1 January 2014
Creating a highly usable site, portal or Knowledge Community is one of the most central challenges we face during the characterization process. If the site is unclear and difficult to use, if the content organization is unintuitive and incoherently distributed, its usage will remain low and will be essentially redundant.
Therefore, testing the site's usefulness, which allows us to examine how easy and comfortable the site is for use, is a vital stage of the Knowledge Management process. Up till now, the available usefulness tests relied on inspecting the pilot worker following his/her use of the site or inspecting the pilot user at work in a usefulness laboratory. Eye Tracking, on the other hand, follows the user's eye movements and documents them in real time work situations.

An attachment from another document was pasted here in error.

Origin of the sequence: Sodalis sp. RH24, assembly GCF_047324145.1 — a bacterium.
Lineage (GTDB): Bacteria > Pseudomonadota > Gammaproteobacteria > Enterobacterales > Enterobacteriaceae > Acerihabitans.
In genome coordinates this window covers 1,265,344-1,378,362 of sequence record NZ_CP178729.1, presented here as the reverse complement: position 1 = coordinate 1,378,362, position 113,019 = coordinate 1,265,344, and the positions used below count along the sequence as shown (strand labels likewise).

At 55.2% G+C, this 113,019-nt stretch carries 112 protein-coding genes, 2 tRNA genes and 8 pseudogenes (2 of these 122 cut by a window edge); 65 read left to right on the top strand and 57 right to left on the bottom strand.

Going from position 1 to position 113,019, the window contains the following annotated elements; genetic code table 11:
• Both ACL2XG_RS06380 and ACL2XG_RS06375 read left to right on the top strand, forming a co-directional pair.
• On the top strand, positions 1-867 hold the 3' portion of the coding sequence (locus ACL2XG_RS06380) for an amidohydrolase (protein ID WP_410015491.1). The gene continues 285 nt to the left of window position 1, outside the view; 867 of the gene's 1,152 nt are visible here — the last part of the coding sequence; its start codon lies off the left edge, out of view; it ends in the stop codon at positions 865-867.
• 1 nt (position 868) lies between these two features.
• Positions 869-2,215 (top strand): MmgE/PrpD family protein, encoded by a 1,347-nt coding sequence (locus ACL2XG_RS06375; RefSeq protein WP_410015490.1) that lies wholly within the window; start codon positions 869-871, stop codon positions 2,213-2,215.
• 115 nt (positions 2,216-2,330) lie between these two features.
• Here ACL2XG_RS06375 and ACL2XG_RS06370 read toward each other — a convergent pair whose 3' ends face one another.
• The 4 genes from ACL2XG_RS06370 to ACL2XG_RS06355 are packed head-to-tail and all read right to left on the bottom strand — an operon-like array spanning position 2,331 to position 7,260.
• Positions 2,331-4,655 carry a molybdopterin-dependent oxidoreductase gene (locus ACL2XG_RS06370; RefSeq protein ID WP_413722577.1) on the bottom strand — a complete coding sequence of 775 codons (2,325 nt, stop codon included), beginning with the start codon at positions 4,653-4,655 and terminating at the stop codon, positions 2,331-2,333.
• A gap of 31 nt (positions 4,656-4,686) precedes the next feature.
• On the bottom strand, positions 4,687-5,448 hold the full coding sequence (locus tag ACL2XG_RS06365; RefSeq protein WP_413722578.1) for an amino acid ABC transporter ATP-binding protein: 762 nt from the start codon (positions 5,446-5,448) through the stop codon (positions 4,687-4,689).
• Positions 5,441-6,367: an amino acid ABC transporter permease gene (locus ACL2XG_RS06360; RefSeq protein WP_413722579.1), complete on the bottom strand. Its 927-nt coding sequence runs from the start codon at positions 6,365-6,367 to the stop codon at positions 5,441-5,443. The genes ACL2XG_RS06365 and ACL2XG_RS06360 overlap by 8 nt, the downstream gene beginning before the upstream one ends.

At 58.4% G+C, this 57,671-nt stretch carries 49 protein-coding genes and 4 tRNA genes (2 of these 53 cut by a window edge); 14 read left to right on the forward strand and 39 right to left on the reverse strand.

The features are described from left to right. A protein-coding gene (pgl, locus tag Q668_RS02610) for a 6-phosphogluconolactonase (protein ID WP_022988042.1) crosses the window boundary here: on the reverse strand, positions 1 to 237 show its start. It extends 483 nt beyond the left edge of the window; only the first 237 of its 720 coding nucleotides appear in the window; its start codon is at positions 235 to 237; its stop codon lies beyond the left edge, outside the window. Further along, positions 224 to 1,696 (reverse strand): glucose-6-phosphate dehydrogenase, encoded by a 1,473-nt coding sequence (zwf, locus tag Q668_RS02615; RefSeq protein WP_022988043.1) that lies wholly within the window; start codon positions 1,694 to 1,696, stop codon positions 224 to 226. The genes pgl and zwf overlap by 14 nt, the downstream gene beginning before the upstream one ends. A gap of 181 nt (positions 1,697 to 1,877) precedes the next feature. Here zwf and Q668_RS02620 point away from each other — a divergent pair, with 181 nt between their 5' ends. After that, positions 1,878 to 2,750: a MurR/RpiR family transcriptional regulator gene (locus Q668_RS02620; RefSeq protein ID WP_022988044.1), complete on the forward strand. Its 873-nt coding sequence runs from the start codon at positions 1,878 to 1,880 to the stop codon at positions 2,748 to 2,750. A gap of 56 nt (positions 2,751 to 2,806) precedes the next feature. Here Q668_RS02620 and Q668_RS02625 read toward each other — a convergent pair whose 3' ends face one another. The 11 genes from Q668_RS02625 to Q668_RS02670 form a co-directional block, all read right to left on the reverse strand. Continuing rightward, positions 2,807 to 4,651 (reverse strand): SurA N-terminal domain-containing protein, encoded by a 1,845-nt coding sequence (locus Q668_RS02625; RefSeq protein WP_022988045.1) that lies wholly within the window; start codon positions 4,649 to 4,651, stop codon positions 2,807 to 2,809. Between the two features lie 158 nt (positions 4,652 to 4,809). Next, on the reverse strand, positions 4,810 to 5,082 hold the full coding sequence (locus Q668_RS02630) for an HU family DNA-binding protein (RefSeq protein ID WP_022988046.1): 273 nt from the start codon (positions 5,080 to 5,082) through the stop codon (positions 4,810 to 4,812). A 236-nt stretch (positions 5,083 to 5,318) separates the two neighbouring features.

Eye tracking is a process of assessment, documentation and examination of eye movement while scanning websites. It enables us to understand what the user notices and looks at when scanning the site, what he/she ignores, the pattern or direction of the reading and the reaction of the eye to different stimuli. The eye tracking technology does not require the user to use any special equipment. It uses an infra red camera that receives the light reflected from the user's eye. It hardly relocates the user from his/her natural work environment.
The information analysis yielded from this process allows a more precise understanding in comparison to other methods that examine the usefulness of different components of websites. This preciseness can focus on an in-depth examination of specific areas, items or areas of the website and can easily maximize the site's usefulness for a low price (mainly in comparison to changing the site after its launch and embarking on a long adventure of high risk, expensive developments following the feedback from users. This is a likely scenario in many organizations) and thus increasing its use and enabling the realization of its potential.